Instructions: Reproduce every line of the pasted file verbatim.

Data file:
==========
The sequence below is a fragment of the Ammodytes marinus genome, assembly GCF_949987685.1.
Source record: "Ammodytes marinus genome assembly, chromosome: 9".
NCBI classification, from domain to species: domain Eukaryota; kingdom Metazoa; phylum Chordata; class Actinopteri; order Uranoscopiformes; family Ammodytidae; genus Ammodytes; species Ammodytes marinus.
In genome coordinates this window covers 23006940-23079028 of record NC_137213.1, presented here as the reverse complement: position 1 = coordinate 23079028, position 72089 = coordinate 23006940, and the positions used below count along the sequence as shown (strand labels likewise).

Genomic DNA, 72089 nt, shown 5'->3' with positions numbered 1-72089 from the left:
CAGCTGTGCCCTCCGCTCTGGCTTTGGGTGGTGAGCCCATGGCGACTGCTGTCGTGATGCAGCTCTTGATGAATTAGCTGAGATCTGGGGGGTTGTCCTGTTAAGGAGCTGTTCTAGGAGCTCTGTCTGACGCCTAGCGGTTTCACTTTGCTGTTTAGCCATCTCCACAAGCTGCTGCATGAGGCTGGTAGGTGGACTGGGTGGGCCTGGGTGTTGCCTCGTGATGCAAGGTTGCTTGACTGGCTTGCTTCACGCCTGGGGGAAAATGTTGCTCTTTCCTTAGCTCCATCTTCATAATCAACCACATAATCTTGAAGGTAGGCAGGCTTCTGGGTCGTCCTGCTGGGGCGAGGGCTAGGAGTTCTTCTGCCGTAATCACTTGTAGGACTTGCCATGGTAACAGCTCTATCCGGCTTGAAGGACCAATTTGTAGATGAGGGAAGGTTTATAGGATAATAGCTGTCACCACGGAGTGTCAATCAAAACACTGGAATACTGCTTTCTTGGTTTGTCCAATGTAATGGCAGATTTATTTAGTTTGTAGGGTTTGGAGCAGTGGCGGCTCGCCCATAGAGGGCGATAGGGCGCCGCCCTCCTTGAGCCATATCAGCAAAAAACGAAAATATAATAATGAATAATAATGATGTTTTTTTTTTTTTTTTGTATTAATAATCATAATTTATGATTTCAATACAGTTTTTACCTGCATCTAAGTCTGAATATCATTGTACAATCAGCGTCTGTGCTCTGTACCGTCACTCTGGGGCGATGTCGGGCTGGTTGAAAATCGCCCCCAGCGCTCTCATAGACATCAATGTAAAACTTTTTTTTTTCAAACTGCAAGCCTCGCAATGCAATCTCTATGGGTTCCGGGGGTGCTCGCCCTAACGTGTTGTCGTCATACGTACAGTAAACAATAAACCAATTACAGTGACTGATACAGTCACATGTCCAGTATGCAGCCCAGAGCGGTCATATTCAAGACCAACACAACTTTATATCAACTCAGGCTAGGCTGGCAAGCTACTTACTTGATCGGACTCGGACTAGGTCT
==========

The sequence below is a fragment of the Ammodytes marinus genome, assembly GCF_949987685.1.
Source record: "Ammodytes marinus genome assembly, chromosome: 9".
NCBI classification, from domain to species: domain Eukaryota; kingdom Metazoa; phylum Chordata; class Actinopteri; order Uranoscopiformes; family Ammodytidae; genus Ammodytes; species Ammodytes marinus.
In genome coordinates this window covers 23006940-23079028 of record NC_137213.1, presented here as the reverse complement: position 1 = coordinate 23079028, position 72089 = coordinate 23006940, and the positions used below count along the sequence as shown (strand labels likewise).

Genomic DNA, 72089 nt, shown 5'->3' with positions numbered 1-72089 from the left:
CAGCTGTGCCCTCCGCTCTGGCTTTGGGTGGTGAGCCCATGGCGACTGCTGTCGTGATGCAGCTCTTGATGAATTAGCTGAGATCTGGGGGGTTGTCCTGTTAAGGAGCTGTTCTAGGAGCTCTGTCTGACGCCTAGCGGTTTCACTTTGCTGTTTAGCCATCTCCACAAGCTGCTGCATGAGGCTGGTAGGTGGACTGGGTGGGCCTGGGTGTTGCCTCGTGATGCAAGGTTGCTTGACTGGCTTGCTTCACGCCTGGGGGAAAATGTTGCTCTTTCCTTAGCTCCATCTTCATAATCAACCACATAATCTTGAAGGTAGGCAGGCTTCTGGGTCGTCCTGCTGGGGCGAGGGCTAGGAGTTCTTCTGCCGTAATCACTTGTAGGACTTGCCATGGTAACAGCTCTATCCGGCTTGAAGGACCAATTTGTAGATGAGGGAAGGTTTATAGGATAATAGCTGTCACCACGGAGTGTCAATCAAAACACTGGAATACTGCTTTCTTGGTTTGTCCAATGTAATGGCAGATTTATTTAGTTTGTAGGGTTTGGAGCAGTGGCGGCTCGCCCATAGAGGGCGATAGGGCGCCGCCCTCCTTGAGCCATATCAGCAAAAAACGAAAATATAATAATGAATAATAATGATGTTTTTTTTTTTTTTTTGTATTAATAATCATAATTTATGATTTCAATACAGTTTTTACCTGCATCTAAGTCTGAATATCATTGTACAATCAGCGTCTGTGCTCTGTACCGTCACTCTGGGGCGATGTCGGGCTGGTTGAAAATCGCCCCCAGCGCTCTCATAGACATCAATGTAAAACTTTTTTTTTTCAAACTGCAAGCCTCGCAATGCAATCTCTATGGGTTCCGGGGGTGCTCGCCCTAACGTGTTGTCGTCATACGTACAGTAAACAATAAACCAATTACAGTGACTGATACAGTCACATGTCCAGTATGCAGCCCAGAGCGGTCATATTCAAGACCAACACAACTTTATATCAACTCAGGCTAGGCTGGCAAGCTACTTACTTGATCGGACTCGGACTAGGTCT